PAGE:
In all, I don’t think we can conclusively say Paul was referencing Luke in this instance, but at the same time, I don’t think we can conclusively say he wasn’t. It could be that Paul got it from Luke, or that Luke got it from Paul…or possibly that they both got it from the same Old Testament source independently of one another (as unlikely as that seems).

But for a New Testament passage to be called “Scripture” so soon after it was written says volumes about Paul’s view of the authority of the New Testament books.

Paul’s works are usually considered to have come into existence before the gospels, so this doesn’t seem to fit.

True, but it’s interesting to see that none of them seemed to gain wide-spread acceptance.

Was there? Do you have some evidence on this point?

The fact is, it is not like they had a mail system, or email at that, it took time for these decisions to be extended out to the masses, and the people had to make sure it was the correct information.

Holding to the model of papal authority for a moment:

313AD - Edict of Milan ends religious persecution of the church. There’s no need to be underground anymore, and letters and information can travel at normal speeds to other parts of the world.
325AD - Constantine convenes the council of Nicea. So Rome’s emperor officially supports Christianity.
382AD - Rome defines scripture canon.

At this point, Rome is known to be the head church, and is no longer underground from persecution. Following the decision made regarding scriptural canon, it’s almost implicitly necessary to see that they spread this information (since they supposedly believed in the infallibility of the pope) to various other churces in different regions (such as Africa). So, they compose a letter and send it via courier (or whatever other means were common at the time).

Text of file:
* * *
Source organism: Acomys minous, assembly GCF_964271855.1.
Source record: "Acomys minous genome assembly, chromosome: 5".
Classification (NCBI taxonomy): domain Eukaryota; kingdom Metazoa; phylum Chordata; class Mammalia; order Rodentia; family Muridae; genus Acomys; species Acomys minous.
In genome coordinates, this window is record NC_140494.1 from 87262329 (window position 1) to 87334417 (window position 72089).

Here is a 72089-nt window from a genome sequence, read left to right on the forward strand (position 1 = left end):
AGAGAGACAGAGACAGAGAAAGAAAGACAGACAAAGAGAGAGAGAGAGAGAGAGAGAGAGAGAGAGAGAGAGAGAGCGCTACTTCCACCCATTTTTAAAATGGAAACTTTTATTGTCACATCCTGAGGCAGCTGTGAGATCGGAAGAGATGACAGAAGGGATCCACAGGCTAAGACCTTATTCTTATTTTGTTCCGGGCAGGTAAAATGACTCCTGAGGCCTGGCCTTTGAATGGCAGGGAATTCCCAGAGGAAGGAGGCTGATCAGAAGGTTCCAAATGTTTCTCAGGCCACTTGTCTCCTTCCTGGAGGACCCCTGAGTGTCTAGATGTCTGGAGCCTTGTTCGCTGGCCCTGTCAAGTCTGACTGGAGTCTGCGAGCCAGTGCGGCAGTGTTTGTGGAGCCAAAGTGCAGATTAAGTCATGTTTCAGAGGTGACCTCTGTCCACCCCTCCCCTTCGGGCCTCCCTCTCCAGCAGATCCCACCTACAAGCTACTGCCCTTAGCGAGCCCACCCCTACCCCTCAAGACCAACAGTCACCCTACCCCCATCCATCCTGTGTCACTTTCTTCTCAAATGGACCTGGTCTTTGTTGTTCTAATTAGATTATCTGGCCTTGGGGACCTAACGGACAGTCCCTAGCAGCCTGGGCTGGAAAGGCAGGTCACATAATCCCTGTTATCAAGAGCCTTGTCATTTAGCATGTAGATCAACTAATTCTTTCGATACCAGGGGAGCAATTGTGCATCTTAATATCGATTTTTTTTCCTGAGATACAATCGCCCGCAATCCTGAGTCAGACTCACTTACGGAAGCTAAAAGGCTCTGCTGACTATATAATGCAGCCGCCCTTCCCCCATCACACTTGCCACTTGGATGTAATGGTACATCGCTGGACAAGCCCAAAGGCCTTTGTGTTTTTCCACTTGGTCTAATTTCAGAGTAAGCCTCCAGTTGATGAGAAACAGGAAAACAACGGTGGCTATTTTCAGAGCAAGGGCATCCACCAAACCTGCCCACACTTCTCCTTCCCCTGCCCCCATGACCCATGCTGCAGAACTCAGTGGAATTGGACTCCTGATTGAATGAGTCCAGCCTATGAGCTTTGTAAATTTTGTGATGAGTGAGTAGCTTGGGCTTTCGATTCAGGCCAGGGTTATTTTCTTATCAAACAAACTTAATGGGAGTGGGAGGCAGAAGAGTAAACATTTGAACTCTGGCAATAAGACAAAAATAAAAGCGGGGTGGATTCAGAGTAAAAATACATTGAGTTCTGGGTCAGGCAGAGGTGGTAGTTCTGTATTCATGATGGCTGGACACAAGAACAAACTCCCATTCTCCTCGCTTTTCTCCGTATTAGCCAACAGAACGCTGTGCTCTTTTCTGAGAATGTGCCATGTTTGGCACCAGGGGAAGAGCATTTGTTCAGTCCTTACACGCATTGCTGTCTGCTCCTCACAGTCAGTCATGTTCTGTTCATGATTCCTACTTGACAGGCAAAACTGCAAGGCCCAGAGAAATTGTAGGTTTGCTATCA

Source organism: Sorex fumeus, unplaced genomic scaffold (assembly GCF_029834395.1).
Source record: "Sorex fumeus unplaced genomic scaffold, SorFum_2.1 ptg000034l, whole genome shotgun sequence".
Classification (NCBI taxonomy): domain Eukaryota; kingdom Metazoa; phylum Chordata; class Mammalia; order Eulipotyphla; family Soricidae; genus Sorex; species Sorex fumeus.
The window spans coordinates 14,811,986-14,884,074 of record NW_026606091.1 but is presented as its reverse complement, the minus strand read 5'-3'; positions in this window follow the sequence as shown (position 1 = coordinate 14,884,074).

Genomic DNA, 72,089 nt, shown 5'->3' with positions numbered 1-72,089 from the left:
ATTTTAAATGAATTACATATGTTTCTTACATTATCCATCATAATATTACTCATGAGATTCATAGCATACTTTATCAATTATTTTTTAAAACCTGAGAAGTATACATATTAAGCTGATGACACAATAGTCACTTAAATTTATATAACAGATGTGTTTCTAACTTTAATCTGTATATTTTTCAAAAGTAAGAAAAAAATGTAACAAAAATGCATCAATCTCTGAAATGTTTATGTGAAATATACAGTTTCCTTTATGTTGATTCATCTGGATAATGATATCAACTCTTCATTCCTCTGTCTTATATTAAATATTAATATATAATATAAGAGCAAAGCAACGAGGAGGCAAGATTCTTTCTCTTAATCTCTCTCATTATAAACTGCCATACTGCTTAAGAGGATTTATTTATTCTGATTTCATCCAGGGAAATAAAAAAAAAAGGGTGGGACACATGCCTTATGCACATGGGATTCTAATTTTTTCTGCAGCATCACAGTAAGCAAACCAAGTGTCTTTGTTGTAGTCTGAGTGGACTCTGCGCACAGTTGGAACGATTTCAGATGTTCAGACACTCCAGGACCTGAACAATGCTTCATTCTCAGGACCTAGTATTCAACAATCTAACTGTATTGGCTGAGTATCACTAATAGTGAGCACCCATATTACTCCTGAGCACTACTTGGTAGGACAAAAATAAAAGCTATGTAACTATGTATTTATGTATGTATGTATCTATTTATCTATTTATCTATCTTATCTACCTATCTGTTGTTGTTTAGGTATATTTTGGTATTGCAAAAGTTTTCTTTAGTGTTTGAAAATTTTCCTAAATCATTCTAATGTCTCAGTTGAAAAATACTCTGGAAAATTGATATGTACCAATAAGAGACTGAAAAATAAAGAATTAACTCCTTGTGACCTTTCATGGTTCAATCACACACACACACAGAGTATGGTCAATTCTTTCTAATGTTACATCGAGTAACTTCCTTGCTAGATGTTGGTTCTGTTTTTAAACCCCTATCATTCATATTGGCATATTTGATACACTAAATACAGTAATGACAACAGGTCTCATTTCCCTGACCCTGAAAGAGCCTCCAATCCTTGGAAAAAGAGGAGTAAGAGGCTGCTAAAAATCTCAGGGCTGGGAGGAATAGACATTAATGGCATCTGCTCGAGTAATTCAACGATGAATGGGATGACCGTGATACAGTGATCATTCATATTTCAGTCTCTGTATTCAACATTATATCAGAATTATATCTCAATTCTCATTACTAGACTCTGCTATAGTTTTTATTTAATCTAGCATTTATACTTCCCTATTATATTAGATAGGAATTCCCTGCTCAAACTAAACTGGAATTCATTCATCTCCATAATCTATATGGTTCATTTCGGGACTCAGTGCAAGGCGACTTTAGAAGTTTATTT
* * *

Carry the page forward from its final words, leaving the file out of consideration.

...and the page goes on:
Even if a man had to walk the distance on foot, there’s just no way that it would take 10 years to get the information from A to B. It doesn’t add up, unless you drop the assumption that Rome’s canon was recognized as valid by Hippo without question. If you drop that, then it makes sense that they would hold a council to decide the issue for themselves.

Please read the original post and answer the question I asked. I didn’t ask how they were preserved, or where they came from – I asked when they were recognized as scripture by the early church.

True, but there were few apostles, and many churches. Paul himself wrote many works during his life. And we shouldn’t think that Matthew or Peter weren’t actively preaching while at the same time writing their respective works.

Peter himself demonstrates that Paul’s letters were read as scripture in the early church – they knew these to be scripture, as did Peter. Sure, I’d have loved to hear the apostles preach too, but that doesn’t mean that the written works didn’t exist, or that they weren’t used.

Just because inspirational speaker X is still alive and preaching doesn’t mean that his books don’t exist, or are invalid in some way.

Continued…


#18

The Apostle John was the last Apostle to die…It is not even clear that the concept of a “new testament” as scripture was even in the mind of “The Church” until well after John died.

As a combined collection of works – I would suppose not. But clearly, Paul’s writings were considered scriptural.

After John died it would be a natural assumption that the next generation of Bishops and faithful would have started to worry about keeping a continuity of Universal Catholic Teaching. So the earliest possible date that even a fledgling sort of scripture could start to form would be sometime after AD100.

Actually, Paul seems to have been concerned with this same issue prior to his death. It seems that he was taking steps to ensure that the truth was known. And even by your own view, given that all of scripture was in existance by around 100AD, can we not think that the early Christians would have made sure to make use of these works if they were concerned?

By your view, what would this “fledgling sort of scripture” have contained? Can you suggest a timeline for this? (I’m not asking for proof here – just your theory.)